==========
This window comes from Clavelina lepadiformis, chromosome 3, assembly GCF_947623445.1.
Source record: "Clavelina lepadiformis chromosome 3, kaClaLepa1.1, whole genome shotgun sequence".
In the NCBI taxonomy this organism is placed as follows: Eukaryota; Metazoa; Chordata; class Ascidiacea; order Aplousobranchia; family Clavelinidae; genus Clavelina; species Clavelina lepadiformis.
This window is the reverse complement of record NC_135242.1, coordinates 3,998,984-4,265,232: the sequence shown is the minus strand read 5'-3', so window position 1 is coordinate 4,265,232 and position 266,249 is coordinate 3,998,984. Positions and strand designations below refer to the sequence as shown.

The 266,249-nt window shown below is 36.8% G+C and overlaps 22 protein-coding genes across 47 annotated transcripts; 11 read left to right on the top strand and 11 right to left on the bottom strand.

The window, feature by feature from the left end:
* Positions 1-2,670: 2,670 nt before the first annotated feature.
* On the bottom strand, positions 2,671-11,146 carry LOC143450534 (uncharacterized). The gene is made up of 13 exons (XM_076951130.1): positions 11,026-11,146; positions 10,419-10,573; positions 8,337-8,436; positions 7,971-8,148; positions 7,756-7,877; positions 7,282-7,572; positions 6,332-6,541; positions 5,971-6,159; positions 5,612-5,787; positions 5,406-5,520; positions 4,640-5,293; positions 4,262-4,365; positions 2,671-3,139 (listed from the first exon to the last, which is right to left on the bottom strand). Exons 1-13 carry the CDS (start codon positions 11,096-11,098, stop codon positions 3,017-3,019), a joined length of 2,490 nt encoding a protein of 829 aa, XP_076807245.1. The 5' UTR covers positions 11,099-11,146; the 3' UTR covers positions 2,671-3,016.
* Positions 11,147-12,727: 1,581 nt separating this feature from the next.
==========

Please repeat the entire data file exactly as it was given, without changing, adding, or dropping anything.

This window comes from Clavelina lepadiformis, chromosome 3, assembly GCF_947623445.1.
Source record: "Clavelina lepadiformis chromosome 3, kaClaLepa1.1, whole genome shotgun sequence".
In the NCBI taxonomy this organism is placed as follows: Eukaryota; Metazoa; Chordata; class Ascidiacea; order Aplousobranchia; family Clavelinidae; genus Clavelina; species Clavelina lepadiformis.
This window is the reverse complement of record NC_135242.1, coordinates 3,998,984-4,265,232: the sequence shown is the minus strand read 5'-3', so window position 1 is coordinate 4,265,232 and position 266,249 is coordinate 3,998,984. Positions and strand designations below refer to the sequence as shown.

The 266,249-nt window shown below is 36.8% G+C and overlaps 22 protein-coding genes across 47 annotated transcripts; 11 read left to right on the top strand and 11 right to left on the bottom strand.

The window, feature by feature from the left end:
* Positions 1-2,670: 2,670 nt before the first annotated feature.
* On the bottom strand, positions 2,671-11,146 carry LOC143450534 (uncharacterized). The gene is made up of 13 exons (XM_076951130.1): positions 11,026-11,146; positions 10,419-10,573; positions 8,337-8,436; positions 7,971-8,148; positions 7,756-7,877; positions 7,282-7,572; positions 6,332-6,541; positions 5,971-6,159; positions 5,612-5,787; positions 5,406-5,520; positions 4,640-5,293; positions 4,262-4,365; positions 2,671-3,139 (listed from the first exon to the last, which is right to left on the bottom strand). Exons 1-13 carry the CDS (start codon positions 11,096-11,098, stop codon positions 3,017-3,019), a joined length of 2,490 nt encoding a protein of 829 aa, XP_076807245.1. The 5' UTR covers positions 11,099-11,146; the 3' UTR covers positions 2,671-3,016.
* Positions 11,147-12,727: 1,581 nt separating this feature from the next.